Ronald McDonald House volunteer leaves a legacy of giving

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Mike Web

Mike Rhinaman served the house he loved until the very end, and hundreds came to honor his spirit at Riley. “God bless him for his love and his service to this house. We are better because of it.”

Mike Rhinaman served the house he loved until the very end.

The Ronald McDonald House at Riley Hospital for Children was his passion, the families were his friends.

So it was appropriate that he was honored in a memorial service Sunday at the Riley Outpatient Center. The 57-year-old died July 26, and hundreds filled the Ruth Lilly Learning Center auditorium to say goodbye to a man remembered as a giver, a jokester, a trivia master and a consummate shopper.

Ronald McDonald House

Rhinaman, a longtime volunteer and part-time employee of the RMH, was known for his devotion to the house and to the families who visit there while their children are hospitalized.

“He fell in love with Riley from the first time he volunteered,” Nancy Cox said of her brother. “He worked weekends and all the holidays.”

He also got his siblings involved in volunteering. Every Easter, the five Rhinaman siblings would purchase food and prepare and serve Easter dinner at the RMH to honor another sister who died unexpectedly nine years ago.

Now there are four siblings, and older brother Jack wonders who will keep track of their volunteer commitments without Mike as the organizer.

“Our lives revolved around the Ronald McDonald House,” Jack Rhinaman said. “On the holidays when he volunteered, we would want to wait to eat and he would say, ‘No, go ahead, just make sure I get a plate. Or two or three.’ ”

Jack Rhinaman wrote his baby brother’s obituary, but he wrote it in first person, as if the younger man had written it himself. He wanted people to see his brother in a more human way.

“I was born on January 20, 1962 at St. Francis Hospital in Beech Grove, IN to Jack C. Sr. and Marilyn Hertz Rhinaman, and died reluctantly on July 26, 2019. The cause of my passing is not important. It is more important to know that I left my mark on this earth … hoping that I left it a better place.”


Framed photo of Mike Rhinaman

By all accounts – and there were many who shared stories Sunday – Mike Rhinaman certainly left this Earth a better place.

“I have a feeling over the next year we’re going to find a whole lot of things we didn’t know that Mike did for us,” said Karin Ogden, CEO of Ronald McDonald House Charities of Central Indiana.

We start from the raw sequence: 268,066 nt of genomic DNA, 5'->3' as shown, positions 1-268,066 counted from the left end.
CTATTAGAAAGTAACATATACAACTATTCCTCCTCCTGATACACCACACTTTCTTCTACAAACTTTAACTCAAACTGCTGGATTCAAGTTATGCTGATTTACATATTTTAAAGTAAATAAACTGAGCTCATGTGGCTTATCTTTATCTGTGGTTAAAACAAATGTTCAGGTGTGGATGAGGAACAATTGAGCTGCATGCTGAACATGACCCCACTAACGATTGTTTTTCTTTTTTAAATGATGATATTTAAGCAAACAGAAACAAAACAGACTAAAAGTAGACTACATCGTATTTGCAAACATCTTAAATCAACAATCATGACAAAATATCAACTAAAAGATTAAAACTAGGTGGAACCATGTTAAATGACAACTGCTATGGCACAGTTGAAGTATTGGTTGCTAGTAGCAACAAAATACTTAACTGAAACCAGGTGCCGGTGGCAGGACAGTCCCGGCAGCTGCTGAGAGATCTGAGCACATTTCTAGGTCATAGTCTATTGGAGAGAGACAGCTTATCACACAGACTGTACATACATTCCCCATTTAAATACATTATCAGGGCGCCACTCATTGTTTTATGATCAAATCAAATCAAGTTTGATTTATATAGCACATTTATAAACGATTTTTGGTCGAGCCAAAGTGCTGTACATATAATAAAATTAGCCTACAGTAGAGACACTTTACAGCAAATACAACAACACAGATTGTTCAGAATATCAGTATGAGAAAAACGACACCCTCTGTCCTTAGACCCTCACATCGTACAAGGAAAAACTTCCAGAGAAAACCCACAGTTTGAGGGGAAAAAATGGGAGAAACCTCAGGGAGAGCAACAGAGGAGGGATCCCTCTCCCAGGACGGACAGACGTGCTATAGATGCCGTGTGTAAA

“I promise you we’re going to lift up and celebrate all that was important to him,” she told those gathered for the memorial. “We’ll also try to lead by example, be there for each other and for the families and our community. God bless him for his love and his service to this house. We are better because of it.”

Mary Friend, volunteer resources manager for the house, reminded everyone that Rhinaman had received RMH’s highest volunteer service award one year into his decade of work for the house.

Though he was always front and center when it came to delivering supplies, decorating for parties, providing food and offering manpower, she said, he preferred to fade into the background in photos. He did not seek the spotlight.

“Mike may no longer be with us in body, but he will continue to be with us in spirit,” Friend said. “Michael Rhinaman has not left this building.”

Rhinaman, who worked for more than three decades in banking, was divorced and had no children of his own, but he held the families of the children hospitalized at Riley close to his heart. He remembered names of kids and parents and sought to make their time at the RMH a respite, even if just for a little while.

One father came up to the microphone to say that Rhinaman did just that for him when his infant daughter lay critically ill at Riley over the Christmas holiday several years ago.

He recalled how Rhinaman checked him in for Christmas Eve dinner and how he was able to find gifts for his children at Santa’s Workshop, which Rhinaman organized. In a poem he wrote to honor the volunteer, he said, “The giver is Mike, the gift is love. We open his gifts even after he is gone.”

The man’s daughter recovered and just started kindergarten.


Sign - "Welcome to Mike's Celebration of Life"

There were many tears shared at the service, but there was laughter too. Because Rhinaman, who loved the Indianapolis Colts, photography and auto racing, also loved to laugh. He loved to dress up in silly costumes, and he loved shopping at dollar stores – usually to find supplies for the house or small gifts for colleagues.

“Mike and I have been the Santa Shop elves at Christmas for the last eight years or so,” one volunteer recounted. “Mike’s highlight reel included the year we got a donation of 170 tutus and the time more than 300 talking dolls arrived that spoke only Spanish.”

Joe Schulz, who volunteered alongside Rhinaman, talked directly to his friend through a letter he wrote after hearing of his passing.

“It’s only fitting that this celebration of your life is on a Sunday and is here at Riley. We are in your sanctuary. We’re your congregation that you did life with. Because of your great gifts and talents, your kind demeanor, your selfless attitude and your smile, along with your very familiar chuckle, we are here today because we loved you.

“You’ve left a void in our hearts and you will be missed. As it was once quoted, we make a living by what we get but we make a life by what we give. You certainly made your life by giving. God bless you, Mike.”

– By Maureen Gilmer, IU Health senior journalist